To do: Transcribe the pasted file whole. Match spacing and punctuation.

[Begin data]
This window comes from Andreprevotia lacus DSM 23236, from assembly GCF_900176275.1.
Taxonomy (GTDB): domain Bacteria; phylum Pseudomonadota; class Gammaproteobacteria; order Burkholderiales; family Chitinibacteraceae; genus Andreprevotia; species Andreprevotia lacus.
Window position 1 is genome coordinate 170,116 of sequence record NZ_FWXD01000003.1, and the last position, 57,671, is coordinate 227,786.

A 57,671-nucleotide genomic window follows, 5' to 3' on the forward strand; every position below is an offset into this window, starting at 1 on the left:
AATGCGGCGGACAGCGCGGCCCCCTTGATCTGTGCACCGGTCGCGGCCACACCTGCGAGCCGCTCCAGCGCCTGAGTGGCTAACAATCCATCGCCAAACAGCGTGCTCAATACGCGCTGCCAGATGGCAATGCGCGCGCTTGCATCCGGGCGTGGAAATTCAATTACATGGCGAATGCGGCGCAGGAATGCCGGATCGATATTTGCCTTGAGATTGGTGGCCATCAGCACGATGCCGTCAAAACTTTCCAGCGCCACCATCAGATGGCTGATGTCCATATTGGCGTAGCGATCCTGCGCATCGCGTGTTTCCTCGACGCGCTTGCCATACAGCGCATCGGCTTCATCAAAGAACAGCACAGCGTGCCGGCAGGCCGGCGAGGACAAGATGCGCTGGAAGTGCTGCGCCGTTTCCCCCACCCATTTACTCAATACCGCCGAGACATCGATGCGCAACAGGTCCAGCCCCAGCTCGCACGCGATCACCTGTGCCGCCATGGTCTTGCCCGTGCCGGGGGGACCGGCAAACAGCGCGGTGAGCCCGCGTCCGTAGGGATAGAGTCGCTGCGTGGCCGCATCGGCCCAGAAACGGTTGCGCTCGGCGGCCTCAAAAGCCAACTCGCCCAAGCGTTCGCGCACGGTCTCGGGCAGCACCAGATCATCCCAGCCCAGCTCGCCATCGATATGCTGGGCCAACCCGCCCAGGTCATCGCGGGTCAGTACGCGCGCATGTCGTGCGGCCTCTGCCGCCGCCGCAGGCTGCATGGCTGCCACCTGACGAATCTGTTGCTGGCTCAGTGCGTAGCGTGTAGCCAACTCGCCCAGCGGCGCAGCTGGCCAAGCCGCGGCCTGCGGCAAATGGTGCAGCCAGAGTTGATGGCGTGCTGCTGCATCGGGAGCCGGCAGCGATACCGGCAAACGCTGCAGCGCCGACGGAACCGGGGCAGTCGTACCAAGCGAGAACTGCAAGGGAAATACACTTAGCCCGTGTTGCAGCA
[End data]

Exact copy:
This window comes from Andreprevotia lacus DSM 23236, from assembly GCF_900176275.1.
Taxonomy (GTDB): domain Bacteria; phylum Pseudomonadota; class Gammaproteobacteria; order Burkholderiales; family Chitinibacteraceae; genus Andreprevotia; species Andreprevotia lacus.
Window position 1 is genome coordinate 170,116 of sequence record NZ_FWXD01000003.1, and the last position, 57,671, is coordinate 227,786.

A 57,671-nucleotide genomic window follows, 5' to 3' on the forward strand; every position below is an offset into this window, starting at 1 on the left:
AATGCGGCGGACAGCGCGGCCCCCTTGATCTGTGCACCGGTCGCGGCCACACCTGCGAGCCGCTCCAGCGCCTGAGTGGCTAACAATCCATCGCCAAACAGCGTGCTCAATACGCGCTGCCAGATGGCAATGCGCGCGCTTGCATCCGGGCGTGGAAATTCAATTACATGGCGAATGCGGCGCAGGAATGCCGGATCGATATTTGCCTTGAGATTGGTGGCCATCAGCACGATGCCGTCAAAACTTTCCAGCGCCACCATCAGATGGCTGATGTCCATATTGGCGTAGCGATCCTGCGCATCGCGTGTTTCCTCGACGCGCTTGCCATACAGCGCATCGGCTTCATCAAAGAACAGCACAGCGTGCCGGCAGGCCGGCGAGGACAAGATGCGCTGGAAGTGCTGCGCCGTTTCCCCCACCCATTTACTCAATACCGCCGAGACATCGATGCGCAACAGGTCCAGCCCCAGCTCGCACGCGATCACCTGTGCCGCCATGGTCTTGCCCGTGCCGGGGGGACCGGCAAACAGCGCGGTGAGCCCGCGTCCGTAGGGATAGAGTCGCTGCGTGGCCGCATCGGCCCAGAAACGGTTGCGCTCGGCGGCCTCAAAAGCCAACTCGCCCAAGCGTTCGCGCACGGTCTCGGGCAGCACCAGATCATCCCAGCCCAGCTCGCCATCGATATGCTGGGCCAACCCGCCCAGGTCATCGCGGGTCAGTACGCGCGCATGTCGTGCGGCCTCTGCCGCCGCCGCAGGCTGCATGGCTGCCACCTGACGAATCTGTTGCTGGCTCAGTGCGTAGCGTGTAGCCAACTCGCCCAGCGGCGCAGCTGGCCAAGCCGCGGCCTGCGGCAAATGGTGCAGCCAGAGTTGATGGCGTGCTGCTGCATCGGGAGCCGGCAGCGATACCGGCAAACGCTGCAGCGCCGACGGAACCGGGGCAGTCGTACCAAGCGAGAACTGCAAGGGAAATACACTTAGCCCGTGTTGCAGCA